The Writing Moment

Into the fourth revision I go. The novel flows more smoothly and the story so far feels complete and true. That’s a big reach when only fifteen percent has been done in this round but I hold onto any sign of progress and completion that’s found.

Meanwhile, I’ve started writing another novel, of course, because stories stir restlessly in the mind’s wings, eager to for their moment to be explored and told.

The Writing Moment

The final hundred pages were attacked. He brooded. My god, this was boring writing, wasn’t it? Did it advance the story? Not to his mind today. Slash, cut.

After tough decisions on two chapters, the rest went with stunning, engrossing speed. Fifty pages were read and edited in the next two hours.

Just fifty pages remained, for this go-around. Then there’d be another. Because he needed to ensure the book made sense with the cuts made. That he hadn’t inadvertently destroyed continuity and coherence.

But for today and now, he felt pretty damn good about it.

The Writing Moment

Eighteen percent of The Light of Memories remains to be edited and revised in the third revision session. Small percentage but over a hundred pages. Once it’s done, another round of reading it through will begin. Figure I’ll read and edit until I reach the point that I’m not confused by anything I’m reading, that it reads smoothly and fully, that I’m not pausing to make corrections.

Then I’ll offer it to others. So, maybe this century. If not, the next.

The Writing Moment

He called it ‘a bad writing day’.

It was challenging and stressful. He didn’t like what he was editing, something he’d written months ago. It seemed good then but the need for deep revisions were obvious.

Disappointed, he struggled through as much as he could and broke it off to save his sanity. In truth, he was relegating the work to his subconscious. The next morning, returning to the manuscript, he understood how to fix that chapter. Coffee was poured. Revising was eagerly resumed.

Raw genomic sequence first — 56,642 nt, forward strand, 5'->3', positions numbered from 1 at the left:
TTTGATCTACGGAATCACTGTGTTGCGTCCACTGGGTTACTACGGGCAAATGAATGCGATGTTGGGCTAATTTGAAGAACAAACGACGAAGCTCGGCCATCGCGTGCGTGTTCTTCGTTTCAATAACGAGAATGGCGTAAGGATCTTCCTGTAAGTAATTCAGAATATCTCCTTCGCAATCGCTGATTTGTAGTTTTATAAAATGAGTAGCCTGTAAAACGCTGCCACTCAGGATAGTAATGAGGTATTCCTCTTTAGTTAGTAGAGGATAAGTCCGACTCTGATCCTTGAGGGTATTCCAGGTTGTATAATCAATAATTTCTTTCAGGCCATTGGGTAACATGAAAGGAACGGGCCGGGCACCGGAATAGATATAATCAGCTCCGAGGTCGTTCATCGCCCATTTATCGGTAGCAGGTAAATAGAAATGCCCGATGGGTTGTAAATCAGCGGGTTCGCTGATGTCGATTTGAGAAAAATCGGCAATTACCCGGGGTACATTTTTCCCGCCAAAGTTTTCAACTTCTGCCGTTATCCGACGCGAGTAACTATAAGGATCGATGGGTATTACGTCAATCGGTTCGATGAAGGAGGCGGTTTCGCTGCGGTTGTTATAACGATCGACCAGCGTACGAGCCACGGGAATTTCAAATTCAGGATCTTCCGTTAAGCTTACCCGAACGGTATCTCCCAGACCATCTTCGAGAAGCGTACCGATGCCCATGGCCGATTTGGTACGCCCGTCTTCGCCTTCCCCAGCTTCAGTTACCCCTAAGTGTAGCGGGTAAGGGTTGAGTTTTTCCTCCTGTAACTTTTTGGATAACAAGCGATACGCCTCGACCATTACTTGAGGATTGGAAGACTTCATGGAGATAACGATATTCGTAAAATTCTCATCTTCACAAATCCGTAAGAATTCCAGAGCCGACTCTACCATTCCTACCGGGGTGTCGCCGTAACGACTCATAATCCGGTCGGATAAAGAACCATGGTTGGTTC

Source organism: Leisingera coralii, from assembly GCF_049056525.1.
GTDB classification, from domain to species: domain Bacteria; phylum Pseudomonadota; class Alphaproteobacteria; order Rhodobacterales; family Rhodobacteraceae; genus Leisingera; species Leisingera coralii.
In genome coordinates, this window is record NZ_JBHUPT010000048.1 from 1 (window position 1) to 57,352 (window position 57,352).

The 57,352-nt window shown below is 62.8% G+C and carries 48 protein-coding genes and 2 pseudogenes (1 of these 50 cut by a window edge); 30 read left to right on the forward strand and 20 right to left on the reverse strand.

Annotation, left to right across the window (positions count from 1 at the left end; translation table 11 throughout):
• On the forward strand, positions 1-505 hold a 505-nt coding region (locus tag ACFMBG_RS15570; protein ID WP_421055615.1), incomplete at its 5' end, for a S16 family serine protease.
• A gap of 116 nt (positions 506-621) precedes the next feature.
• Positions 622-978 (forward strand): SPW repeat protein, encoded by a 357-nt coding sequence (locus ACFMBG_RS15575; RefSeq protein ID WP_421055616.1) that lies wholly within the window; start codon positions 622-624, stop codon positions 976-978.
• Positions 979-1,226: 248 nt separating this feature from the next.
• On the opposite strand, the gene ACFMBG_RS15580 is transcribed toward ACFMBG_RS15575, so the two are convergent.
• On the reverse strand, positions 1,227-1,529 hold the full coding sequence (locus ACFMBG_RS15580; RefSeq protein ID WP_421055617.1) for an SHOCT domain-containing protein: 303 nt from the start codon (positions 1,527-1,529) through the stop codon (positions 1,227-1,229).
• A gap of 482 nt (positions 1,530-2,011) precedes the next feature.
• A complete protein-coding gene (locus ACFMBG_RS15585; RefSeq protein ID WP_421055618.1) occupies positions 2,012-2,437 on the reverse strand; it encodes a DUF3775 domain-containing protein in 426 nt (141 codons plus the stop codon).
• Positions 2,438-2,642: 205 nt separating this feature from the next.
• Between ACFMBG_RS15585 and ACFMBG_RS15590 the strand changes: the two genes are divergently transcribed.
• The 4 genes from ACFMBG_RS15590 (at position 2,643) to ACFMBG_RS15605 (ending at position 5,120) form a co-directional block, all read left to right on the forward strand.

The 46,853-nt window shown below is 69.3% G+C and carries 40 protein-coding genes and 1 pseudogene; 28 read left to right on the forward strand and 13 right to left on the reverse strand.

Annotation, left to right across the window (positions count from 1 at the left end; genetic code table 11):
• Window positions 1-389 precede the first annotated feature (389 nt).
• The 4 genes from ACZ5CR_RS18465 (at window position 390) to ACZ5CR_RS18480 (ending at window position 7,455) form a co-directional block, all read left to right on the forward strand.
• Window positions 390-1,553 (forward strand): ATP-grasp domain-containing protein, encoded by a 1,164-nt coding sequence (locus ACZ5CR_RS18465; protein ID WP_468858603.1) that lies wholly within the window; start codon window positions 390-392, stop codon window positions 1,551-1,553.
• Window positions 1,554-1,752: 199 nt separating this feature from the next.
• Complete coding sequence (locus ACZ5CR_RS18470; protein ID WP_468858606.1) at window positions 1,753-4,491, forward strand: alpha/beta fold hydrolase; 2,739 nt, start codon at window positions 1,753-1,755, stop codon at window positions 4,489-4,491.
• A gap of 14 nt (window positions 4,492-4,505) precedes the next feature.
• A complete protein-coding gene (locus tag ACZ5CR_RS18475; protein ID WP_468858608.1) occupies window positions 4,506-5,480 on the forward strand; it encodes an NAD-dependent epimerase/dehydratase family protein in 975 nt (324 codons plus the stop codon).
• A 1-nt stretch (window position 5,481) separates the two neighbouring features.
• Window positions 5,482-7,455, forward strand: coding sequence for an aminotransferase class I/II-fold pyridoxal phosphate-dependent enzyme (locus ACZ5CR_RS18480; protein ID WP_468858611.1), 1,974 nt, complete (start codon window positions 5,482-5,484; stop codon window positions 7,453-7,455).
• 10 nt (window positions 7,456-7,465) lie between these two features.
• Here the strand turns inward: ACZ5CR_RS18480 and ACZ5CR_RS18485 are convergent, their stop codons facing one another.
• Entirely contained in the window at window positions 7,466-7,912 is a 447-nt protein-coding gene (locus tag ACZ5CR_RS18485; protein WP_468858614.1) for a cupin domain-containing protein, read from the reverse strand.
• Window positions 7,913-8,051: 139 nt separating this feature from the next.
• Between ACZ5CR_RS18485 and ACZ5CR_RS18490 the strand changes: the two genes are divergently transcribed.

The Writing Moment

He felt like a raiding barbarian as slashed his way through the manuscript. He’d overwritten so much in that first draft, trying to learn the story in all its elements, especially the characters. Now he cut, cut, cut.

Next draft, he would probably need to work on continuity and coherency after all this slashing. But that was for the next draft. He was committed to finishing this one.

The Writing Moment

Coffee as cold as the outside cement sidewalks was tasted, accepted, swallowed. Another writing session done. He’d written almost a quarter million words in that first exciting blurt phase. It had lasted about seven months. Everything thought up was woven into the narrative. Now, the cooler, methodical revision segment was upon him. After six weeks, he’d completed almost two hundred pages of revising. Four hundred pages remained. Total word count had been chopped to below 190K.

He’d always known multiple chapters were goners. They were nice placeholders for thought and plotting for a while. Now the story was taking shape. The words were more precious. They had to prove themselves as worthy of belonging.

The Writing Moment

Editing and revising, the first five chapters of his novel-in-progress’s first draft pleased him. Closing down for the day, he decided he needed to read more, comparing it to rinsing your palate when wine tasting. He needed to refresh his understanding of good writing.

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